• Let me figure something out.
sales leader and sales rep

They need to come to you tactically and explain the actions they are going to take, whatever the challenges.

Their response is the outcome of this conversation and is the most significant indicator of good feedback.

And, these are the activities that we’re going to then produce out of it.

That’s where you’re going to end that conversation with your sales leader.

This final part of the conversation is essential to providing your sales leader feedback that empowers them.

It’s the difference between giving them good feedback and effective feedback.

Framing the conversation this way will allow them to verbalize the actions, leading them to deliver valuable activities and align with a more growth mindset.

It acts as accountable, positive reinforcement to ensure they’re going to want to follow through with their actions, achieving success.


“Now, help me understand how you’re going to hit this target?”

As they respond to this question, ensure you redirect their answers back to the specific actions and activities that they will produce.

Especially if they continue to produce the following unacceptable responses:

  • I just have to work harder.
  • I just have to try.
  • Let me go think about it.
  • Let me figure something out.

Now let’s say they are unable to satisfy you with a correct answer, or they continue to make excuses, then it may be time to consider investing in a new sales leader.


If you avoid having a challenging but beneficial conversation with your sales leader, you put feelings ahead of your sales performance and progress.

high-performing sales team has well-formed feedback culture where constructive criticism is met with actions, not excuses. This is especially true for the sales leader of that sales team.

Do you expect your sales leader to give negative feedback to other sales managers, sales reps, or other sales team members if they miss their targets?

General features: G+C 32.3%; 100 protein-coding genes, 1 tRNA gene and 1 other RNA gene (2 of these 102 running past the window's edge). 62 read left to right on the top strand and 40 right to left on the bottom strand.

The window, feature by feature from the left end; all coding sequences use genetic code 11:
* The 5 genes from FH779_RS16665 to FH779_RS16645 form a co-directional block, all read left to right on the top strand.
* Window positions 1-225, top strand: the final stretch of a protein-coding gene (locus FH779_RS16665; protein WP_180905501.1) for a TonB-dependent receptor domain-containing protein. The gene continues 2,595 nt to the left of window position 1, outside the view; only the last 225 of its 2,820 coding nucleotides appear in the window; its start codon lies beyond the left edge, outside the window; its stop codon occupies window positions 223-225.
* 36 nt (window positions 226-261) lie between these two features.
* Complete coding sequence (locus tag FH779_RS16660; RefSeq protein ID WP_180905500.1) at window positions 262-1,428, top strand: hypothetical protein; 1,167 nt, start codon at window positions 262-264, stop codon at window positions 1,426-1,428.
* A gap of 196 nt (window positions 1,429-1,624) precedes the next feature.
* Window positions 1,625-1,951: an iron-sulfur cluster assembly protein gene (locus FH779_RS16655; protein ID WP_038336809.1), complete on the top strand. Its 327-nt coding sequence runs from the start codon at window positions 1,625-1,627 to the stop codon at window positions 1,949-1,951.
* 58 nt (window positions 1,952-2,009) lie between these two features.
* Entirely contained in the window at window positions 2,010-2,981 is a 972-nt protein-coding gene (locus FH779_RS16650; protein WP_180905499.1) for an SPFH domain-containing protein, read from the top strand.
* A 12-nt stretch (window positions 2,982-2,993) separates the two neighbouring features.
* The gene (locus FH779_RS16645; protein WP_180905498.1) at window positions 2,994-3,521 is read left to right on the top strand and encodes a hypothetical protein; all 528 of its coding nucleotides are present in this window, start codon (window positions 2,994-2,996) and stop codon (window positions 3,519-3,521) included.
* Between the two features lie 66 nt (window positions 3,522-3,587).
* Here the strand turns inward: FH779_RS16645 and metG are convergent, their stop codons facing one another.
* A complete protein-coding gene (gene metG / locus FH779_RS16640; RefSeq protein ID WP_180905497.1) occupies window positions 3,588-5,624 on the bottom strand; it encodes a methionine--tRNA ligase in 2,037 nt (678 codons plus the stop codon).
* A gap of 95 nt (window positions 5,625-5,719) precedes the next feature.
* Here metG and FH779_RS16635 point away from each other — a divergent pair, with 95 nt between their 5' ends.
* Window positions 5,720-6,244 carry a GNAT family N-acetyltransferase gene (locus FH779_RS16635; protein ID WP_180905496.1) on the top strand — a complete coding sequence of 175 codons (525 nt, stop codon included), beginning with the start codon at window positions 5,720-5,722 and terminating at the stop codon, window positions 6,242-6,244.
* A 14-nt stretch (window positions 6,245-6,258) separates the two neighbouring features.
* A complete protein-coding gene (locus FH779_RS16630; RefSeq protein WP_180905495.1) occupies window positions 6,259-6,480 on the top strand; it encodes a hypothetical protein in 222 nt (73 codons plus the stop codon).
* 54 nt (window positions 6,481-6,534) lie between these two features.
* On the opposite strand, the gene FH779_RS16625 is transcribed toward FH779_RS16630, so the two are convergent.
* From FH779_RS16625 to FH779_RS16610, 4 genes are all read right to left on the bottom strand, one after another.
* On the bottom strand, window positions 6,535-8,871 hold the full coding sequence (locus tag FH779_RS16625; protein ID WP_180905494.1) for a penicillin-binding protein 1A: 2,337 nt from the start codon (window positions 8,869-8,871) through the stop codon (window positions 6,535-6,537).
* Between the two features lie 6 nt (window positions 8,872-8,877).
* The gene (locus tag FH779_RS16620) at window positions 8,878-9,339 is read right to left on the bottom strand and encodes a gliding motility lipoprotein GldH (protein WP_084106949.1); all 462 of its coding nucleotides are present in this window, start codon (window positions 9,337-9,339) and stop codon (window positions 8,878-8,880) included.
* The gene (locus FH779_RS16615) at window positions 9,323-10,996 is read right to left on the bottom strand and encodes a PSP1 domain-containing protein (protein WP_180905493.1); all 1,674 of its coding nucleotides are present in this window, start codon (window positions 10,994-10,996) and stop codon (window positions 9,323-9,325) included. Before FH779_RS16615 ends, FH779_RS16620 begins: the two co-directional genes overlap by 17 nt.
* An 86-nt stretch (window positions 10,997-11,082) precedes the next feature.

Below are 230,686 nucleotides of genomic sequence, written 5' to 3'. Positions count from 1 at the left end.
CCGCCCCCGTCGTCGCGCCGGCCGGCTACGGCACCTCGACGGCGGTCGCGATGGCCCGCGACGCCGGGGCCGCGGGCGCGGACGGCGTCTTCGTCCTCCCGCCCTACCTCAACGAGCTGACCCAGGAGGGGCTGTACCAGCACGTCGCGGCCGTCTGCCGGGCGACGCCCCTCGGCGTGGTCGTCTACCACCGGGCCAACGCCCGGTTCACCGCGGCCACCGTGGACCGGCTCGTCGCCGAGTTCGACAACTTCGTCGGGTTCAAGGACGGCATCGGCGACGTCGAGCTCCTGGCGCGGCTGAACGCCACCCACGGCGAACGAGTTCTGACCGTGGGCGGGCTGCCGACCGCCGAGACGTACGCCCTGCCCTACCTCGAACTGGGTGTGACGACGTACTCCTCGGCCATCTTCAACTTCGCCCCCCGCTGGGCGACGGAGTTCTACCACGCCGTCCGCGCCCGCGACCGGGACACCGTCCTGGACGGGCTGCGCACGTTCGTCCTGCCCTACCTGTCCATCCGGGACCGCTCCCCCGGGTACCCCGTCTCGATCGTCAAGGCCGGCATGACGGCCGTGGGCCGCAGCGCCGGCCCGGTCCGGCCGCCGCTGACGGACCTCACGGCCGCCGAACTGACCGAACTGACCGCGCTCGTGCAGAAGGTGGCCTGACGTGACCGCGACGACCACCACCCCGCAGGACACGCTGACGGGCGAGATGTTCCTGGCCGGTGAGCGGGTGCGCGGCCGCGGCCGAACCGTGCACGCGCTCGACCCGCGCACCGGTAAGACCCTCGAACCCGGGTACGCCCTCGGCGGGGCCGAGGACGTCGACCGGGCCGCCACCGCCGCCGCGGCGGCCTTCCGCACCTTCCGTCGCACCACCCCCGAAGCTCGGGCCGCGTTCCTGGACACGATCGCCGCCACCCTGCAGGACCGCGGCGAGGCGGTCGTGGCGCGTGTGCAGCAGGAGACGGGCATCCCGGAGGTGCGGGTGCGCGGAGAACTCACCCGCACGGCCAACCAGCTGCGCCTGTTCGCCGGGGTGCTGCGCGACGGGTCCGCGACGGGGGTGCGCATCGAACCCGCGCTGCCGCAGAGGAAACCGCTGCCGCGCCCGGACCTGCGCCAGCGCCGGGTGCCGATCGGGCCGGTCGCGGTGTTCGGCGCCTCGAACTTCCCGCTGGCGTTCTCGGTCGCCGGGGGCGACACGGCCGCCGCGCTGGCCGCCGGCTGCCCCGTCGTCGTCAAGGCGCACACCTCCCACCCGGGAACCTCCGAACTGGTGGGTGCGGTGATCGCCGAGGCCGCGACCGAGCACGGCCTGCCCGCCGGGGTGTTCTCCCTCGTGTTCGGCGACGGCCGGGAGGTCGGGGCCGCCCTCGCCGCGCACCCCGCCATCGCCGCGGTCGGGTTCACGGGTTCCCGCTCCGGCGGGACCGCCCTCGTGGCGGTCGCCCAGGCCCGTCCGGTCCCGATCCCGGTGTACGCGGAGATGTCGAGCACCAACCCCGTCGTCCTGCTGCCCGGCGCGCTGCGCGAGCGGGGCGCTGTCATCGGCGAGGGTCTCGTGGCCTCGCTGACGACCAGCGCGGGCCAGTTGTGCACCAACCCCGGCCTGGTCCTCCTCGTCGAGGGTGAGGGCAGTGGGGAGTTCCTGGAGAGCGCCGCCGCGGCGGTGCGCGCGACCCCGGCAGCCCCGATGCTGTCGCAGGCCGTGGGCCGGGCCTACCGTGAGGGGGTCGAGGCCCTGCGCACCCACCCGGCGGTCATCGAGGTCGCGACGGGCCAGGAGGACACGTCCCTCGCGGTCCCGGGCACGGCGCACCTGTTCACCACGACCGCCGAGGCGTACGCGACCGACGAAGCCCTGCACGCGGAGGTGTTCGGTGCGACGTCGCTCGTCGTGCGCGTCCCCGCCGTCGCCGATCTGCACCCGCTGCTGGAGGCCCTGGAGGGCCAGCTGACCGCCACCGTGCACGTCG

If so, why would you treat your sales leader any different?

So, the way I see it, you have two options:

  1. Have a difficult conversation and hit targets.
  2. Avoid that and let feelings get in the way of making genuine progress.

If you are concerned that your organization’s sales leader is not up to the task of spearheading your sales department, assess their suitability to the role.

The Rose Garden’s Sales Leader Evaluation Template categorically unroots current challenges with your sales leader – essentially threats to your revenue. Our Template also identifies imminent challenges specifically.

Rose Garden systematically guide you through a rubric of grading your sales leader on all the key components of success and then some.

You can’t afford to leave anything up to chance. To evaluate your sales leader, and ensure your organization’s growth, download the template now, or get a team assessment at Rose Garden.

Rose Garden’s Sales Leader Evaluation Template
Systematically assess your sales leader against measurable sales leader traits and expectations. Ensure your organization’s growth.
Ali Mirza

About the author:

Ali Mirza is the Founder & CEO of Rose Garden, a national sales consulting organization, and featured in Forbes, Inc, Business Insider, The Huffington Post, Business Rockstars, and The Wall Street Journal.

Ali is a highly sought-after public speaker presenting at multiple national conferences on innovative ways to accomplish transformational growth on your sales team.

Rose Garden provides unparalleled support and guidance to growth-minded founders via sales strategy differentiation, world-class sales culture creation, and exclusive playbooks, processes, and scripts to position them for limitless growth.